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You don't need to rename all your ".js" files to ".ts" to go all in on TypeScript, you can go gradually. Adopt TypeScript step by step, become familiar with it in your existing JavaScript project. No need to put development on hold for weeks, while you convert the code base to TypeScript and fix all type errors. Read on to see how I adopt TypeScript for JavaScript for the sourcecode of jskatas.org.


Make arr[0] Fail Safe

I was just filtering a list list.filter(someCondition) and I only wanted the first element in case there is one. Doing list.filter(someCondition)[0] fails when the filtered list is empty. So I am using slice(0, 1), which returns the first element if there is one, an empty list otherwise. Now I do list.filter(someCondition).slice(0, 1) and never list.filter(someCondition)[0]. Such small things.
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While refactoring some badly tested code, a pattern of how I extract dependencies emerged. The actual intention was to improve the testability. In this case dependency injection is the tool that helped me. Read here to find out the steps I found to separate the dependencies.

Actually we are currently discussing and evaluating to use react or alike and this react lifecycle comes in perfectly and somehow also makes the point stronger that a well documented, cared and widely used project is a good thing to be using. Decided!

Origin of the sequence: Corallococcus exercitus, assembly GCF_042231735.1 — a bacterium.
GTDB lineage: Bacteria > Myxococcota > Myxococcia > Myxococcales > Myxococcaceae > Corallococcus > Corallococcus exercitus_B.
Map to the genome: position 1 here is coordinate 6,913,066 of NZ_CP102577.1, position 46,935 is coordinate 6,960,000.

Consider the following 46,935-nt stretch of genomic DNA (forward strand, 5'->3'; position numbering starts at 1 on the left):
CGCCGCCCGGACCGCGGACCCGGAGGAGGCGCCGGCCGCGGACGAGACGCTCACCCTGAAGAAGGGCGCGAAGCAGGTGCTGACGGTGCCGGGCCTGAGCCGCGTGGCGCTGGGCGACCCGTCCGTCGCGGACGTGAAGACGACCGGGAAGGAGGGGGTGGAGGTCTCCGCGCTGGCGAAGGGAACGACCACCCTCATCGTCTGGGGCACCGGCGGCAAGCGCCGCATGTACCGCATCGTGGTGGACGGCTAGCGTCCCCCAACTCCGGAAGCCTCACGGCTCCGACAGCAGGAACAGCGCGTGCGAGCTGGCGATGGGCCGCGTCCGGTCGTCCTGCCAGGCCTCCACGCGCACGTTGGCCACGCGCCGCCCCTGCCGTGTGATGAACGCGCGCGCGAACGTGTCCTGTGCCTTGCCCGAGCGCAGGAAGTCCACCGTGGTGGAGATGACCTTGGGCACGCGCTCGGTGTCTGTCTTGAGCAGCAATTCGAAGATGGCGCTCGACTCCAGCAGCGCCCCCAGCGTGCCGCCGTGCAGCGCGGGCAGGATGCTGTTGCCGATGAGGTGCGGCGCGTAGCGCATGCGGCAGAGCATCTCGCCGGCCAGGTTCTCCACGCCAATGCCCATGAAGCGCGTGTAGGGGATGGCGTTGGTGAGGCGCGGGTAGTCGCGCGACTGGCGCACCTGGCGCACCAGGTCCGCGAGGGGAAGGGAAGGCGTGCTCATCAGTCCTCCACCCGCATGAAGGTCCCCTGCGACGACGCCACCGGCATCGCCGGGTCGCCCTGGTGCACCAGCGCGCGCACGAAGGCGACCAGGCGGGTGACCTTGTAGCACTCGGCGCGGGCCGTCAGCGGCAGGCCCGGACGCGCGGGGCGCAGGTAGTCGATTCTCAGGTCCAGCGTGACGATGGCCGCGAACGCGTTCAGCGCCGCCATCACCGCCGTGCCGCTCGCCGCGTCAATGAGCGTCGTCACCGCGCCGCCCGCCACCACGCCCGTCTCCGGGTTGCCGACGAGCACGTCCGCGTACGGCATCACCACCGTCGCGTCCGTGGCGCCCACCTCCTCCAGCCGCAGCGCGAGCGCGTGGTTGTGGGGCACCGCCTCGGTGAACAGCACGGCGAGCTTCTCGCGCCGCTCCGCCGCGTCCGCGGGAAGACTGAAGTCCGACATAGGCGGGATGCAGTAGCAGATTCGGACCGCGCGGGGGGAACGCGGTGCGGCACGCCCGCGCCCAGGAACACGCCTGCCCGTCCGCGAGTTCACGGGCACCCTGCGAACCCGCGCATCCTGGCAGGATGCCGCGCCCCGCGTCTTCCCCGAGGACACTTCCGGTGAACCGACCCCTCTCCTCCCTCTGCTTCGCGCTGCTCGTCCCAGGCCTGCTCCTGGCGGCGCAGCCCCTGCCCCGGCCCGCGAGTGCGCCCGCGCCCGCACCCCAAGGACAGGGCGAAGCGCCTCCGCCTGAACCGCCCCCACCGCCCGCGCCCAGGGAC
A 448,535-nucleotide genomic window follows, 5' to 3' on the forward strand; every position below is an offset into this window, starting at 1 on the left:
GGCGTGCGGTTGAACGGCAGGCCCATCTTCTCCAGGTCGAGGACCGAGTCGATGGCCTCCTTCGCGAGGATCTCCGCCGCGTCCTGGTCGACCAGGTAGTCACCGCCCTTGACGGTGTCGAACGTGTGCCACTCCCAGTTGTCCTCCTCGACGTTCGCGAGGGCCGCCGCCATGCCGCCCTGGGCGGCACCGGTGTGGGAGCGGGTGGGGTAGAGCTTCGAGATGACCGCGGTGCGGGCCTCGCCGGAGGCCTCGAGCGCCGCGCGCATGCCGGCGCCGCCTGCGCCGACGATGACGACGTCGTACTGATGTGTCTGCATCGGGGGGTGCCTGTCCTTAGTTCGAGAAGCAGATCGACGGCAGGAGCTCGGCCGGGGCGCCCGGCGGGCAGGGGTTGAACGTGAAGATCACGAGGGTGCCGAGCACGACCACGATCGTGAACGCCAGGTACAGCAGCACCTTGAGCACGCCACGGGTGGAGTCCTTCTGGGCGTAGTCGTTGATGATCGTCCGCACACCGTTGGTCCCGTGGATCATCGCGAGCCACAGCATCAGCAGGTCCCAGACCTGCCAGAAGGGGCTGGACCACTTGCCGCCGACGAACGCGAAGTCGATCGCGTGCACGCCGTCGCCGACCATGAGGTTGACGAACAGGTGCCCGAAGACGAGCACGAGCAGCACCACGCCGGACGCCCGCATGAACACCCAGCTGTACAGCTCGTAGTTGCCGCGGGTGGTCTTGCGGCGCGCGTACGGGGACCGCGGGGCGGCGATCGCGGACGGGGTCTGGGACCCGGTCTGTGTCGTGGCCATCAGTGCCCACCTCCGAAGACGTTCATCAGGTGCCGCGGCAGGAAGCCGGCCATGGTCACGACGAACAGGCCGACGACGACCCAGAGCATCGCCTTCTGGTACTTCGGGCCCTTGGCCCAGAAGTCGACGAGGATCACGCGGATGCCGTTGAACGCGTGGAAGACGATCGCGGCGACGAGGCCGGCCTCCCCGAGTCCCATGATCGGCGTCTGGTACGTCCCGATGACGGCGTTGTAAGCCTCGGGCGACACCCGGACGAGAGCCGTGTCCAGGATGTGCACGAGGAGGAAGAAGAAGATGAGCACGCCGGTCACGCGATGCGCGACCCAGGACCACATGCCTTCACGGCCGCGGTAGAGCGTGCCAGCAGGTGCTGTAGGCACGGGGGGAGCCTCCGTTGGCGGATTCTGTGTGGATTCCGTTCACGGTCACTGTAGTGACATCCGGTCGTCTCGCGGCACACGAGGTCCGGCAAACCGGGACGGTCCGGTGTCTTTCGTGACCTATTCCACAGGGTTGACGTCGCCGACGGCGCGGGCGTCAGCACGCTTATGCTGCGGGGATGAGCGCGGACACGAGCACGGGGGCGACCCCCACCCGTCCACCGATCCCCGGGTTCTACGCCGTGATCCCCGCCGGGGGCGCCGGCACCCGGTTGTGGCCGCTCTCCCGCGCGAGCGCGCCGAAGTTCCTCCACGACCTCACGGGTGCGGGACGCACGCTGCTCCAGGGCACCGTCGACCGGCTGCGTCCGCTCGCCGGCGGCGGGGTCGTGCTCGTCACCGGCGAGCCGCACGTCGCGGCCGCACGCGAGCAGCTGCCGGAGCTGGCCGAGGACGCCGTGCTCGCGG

At this point in the EmberJS Framework Basics Part 2 video the author explains how you can make (computed) properties out of 'normal' methods by using what the ember.js Ember.Object offers. It starts out with friend.age(), which returns what you expect. The author wants to write this as a property (as one accesses it in ember!) like this friend.get('age'). How is that done? Well, ember extends the native prototype of Function, so you can write this inside an ember object definition age: function (){}.property().

730.975 byte - the size of the main JS file of an empty app that ends up in the dist folder after building the app by ember build --environment=production.

Don't promisify fs.exists since this does not play by the rules of node style callback params, where the first one should be err and then data. It seems this does return only the data, which promisify understands as an error and does throw right away. Instead do what the node js docs suggest too and use fs.access instead, like so: promisify(fs.access)(aPath, fs.R_OK). See it in action [here in the cosmowiki].

The new dojo? I started with dojo about 10 years ago, or so. Now I see reapp which seems to be the same as dojo, lots of widgets, just around react and transferred 10 years ahead and to mobile.
Good stuff? Or not?

In order to keep all your meta data of your project in one place and only create files that actually just copy those data you can use projectz where you maintain data like title, description, author(s), badges, ... in one CSON file and with a special markup you can update fill in the templates files like README, package.json, ...